Hitchcock-a-thon: The Man Who Knew Too Much (1956)


Don’t you just hate remakes? Yeah, everyone does.

Except me, actually. Many films held up to be untouchable classics are in fact already remakes or unfaithful adaptions of pre-existent source material. Nothing is sacred. And no one understood this better than Hitchcock. The majority of his films were adapted from novels or plays and he had no qualms about altering any details he felt stood in the way of a good story.

Now in his mid-fifties he decided to remake his own film. The one that pulled out of his career rut 22 years earlier: The Man Who Knew Too Much.


There are basic story similarities between the two. A man and wife (this time, James Stewart and Doris Day) hear the dying words of a spy while on holiday (this time, Morocco), but their child (this time, a small boy) is kidnapped by a gang of assassins to prevent them from revealing what they know to the police. With only the name “Ambrose Chapel” as a lead, they head to London to rescue their boy and stop the assassins’ nefarious scheme.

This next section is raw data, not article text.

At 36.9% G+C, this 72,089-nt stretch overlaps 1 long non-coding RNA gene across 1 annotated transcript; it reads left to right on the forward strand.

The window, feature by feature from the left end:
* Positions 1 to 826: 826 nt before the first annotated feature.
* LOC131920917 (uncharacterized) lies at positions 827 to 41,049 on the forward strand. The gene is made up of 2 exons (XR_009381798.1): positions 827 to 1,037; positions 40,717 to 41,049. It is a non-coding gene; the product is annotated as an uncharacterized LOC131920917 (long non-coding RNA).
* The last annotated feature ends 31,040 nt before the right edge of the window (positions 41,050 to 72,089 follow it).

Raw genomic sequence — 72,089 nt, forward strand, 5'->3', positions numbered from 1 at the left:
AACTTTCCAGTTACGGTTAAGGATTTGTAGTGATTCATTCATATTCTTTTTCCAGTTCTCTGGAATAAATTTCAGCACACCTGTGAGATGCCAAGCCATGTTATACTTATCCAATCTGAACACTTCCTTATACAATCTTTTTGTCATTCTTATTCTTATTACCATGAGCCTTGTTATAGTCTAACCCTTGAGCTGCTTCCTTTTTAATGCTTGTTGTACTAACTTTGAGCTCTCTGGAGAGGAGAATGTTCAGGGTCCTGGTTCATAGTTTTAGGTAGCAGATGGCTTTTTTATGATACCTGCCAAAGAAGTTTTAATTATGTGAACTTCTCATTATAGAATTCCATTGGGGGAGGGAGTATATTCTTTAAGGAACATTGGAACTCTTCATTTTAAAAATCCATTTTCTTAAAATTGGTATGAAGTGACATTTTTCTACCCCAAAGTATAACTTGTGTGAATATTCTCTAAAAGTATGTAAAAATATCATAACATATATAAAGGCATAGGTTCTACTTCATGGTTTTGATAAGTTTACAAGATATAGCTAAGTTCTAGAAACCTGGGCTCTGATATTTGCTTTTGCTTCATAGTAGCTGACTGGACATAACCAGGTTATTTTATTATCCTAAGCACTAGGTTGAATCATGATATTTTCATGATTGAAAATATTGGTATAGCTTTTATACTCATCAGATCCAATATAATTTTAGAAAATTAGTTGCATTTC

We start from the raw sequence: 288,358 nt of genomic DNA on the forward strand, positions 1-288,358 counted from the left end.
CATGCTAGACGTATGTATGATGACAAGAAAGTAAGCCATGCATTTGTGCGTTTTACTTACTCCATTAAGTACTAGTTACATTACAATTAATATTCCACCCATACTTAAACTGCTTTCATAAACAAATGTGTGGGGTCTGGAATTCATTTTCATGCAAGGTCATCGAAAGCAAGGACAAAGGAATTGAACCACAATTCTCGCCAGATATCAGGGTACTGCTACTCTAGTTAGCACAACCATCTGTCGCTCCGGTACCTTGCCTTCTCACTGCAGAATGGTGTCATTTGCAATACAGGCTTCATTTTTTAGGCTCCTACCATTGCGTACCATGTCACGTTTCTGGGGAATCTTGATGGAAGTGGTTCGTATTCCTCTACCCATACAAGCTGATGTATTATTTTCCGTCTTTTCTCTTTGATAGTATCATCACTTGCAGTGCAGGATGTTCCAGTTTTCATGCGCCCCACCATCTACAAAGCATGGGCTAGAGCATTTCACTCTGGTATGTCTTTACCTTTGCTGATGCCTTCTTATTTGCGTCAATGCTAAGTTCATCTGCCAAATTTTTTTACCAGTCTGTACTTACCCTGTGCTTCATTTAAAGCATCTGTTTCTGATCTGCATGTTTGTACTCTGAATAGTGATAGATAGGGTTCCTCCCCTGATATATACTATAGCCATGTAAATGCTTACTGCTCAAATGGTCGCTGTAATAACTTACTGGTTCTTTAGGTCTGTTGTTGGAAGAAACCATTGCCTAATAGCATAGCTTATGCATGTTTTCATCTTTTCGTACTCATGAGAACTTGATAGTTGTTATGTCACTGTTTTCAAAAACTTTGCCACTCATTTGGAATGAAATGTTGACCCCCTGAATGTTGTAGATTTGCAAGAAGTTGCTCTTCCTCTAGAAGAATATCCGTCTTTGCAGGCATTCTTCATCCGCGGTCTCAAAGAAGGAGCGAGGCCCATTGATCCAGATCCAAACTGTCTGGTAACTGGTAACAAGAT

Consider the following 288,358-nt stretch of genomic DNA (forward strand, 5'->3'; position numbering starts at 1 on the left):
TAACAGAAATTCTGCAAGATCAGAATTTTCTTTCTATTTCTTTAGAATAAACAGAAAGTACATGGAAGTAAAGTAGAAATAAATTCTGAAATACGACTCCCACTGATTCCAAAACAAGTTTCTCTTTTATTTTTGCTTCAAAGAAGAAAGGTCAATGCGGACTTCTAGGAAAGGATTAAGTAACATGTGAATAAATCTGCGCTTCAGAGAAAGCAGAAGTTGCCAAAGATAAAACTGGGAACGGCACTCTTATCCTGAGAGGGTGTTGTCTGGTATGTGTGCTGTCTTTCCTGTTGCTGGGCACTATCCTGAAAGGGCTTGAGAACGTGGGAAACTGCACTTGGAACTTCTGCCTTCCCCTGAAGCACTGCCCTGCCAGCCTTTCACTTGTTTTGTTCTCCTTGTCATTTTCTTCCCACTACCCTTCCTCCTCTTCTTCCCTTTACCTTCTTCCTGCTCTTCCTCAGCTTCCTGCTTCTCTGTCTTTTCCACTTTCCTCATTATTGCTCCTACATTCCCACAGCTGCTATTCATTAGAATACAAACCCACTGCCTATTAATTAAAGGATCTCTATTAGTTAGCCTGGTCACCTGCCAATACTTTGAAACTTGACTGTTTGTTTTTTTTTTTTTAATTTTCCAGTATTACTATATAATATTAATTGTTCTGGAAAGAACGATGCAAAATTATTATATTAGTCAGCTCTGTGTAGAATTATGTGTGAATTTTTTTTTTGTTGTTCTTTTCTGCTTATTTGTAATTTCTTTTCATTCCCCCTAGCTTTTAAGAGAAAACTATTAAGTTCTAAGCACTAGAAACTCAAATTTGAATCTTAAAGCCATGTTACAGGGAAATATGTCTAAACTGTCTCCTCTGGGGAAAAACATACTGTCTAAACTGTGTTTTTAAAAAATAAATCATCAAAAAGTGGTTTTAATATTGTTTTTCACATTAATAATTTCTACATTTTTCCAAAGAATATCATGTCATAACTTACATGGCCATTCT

How does the remake compare to the original? Well, for my money I pick the 1934 version over the remake any day. That’s not to say that they don’t share common flaws (both plots hinge upon the bewildering belief that a clash of symbols would drown out the sound of a gunshot) or that the remake is in any way a bad film; actually it’s extremely good. But which you prefer over the other boils down to a matter of personal taste. Maybe it’s a British vs. American thing. Who knows?


But if I tally up either film and hold them side by side this is what I find: Peter Motherfuckin’ Lorre > Bernard Miles; evil dentist > suspicious taxidermist; a Sun-worshipping cult > pretty much any other evil gang; a tightly structured 75 minutes > a flabby 120 minutes; and, I’m gonna get stick for this one, Edna Best > Doris Day. Admittedly, James Stewart > Leslie Banks because James Stewart > Just About Everything. But still. My ultimate conclusion is The Man Who Knew Too Much (1934) > The Man Who Knew Too Much (1956). I’m so, so sorry Jimmy…



One thought on “Hitchcock-a-thon: The Man Who Knew Too Much (1956)

  1. Pingback: Hitchcock-a-thon: Final thoughts | Folding Seats

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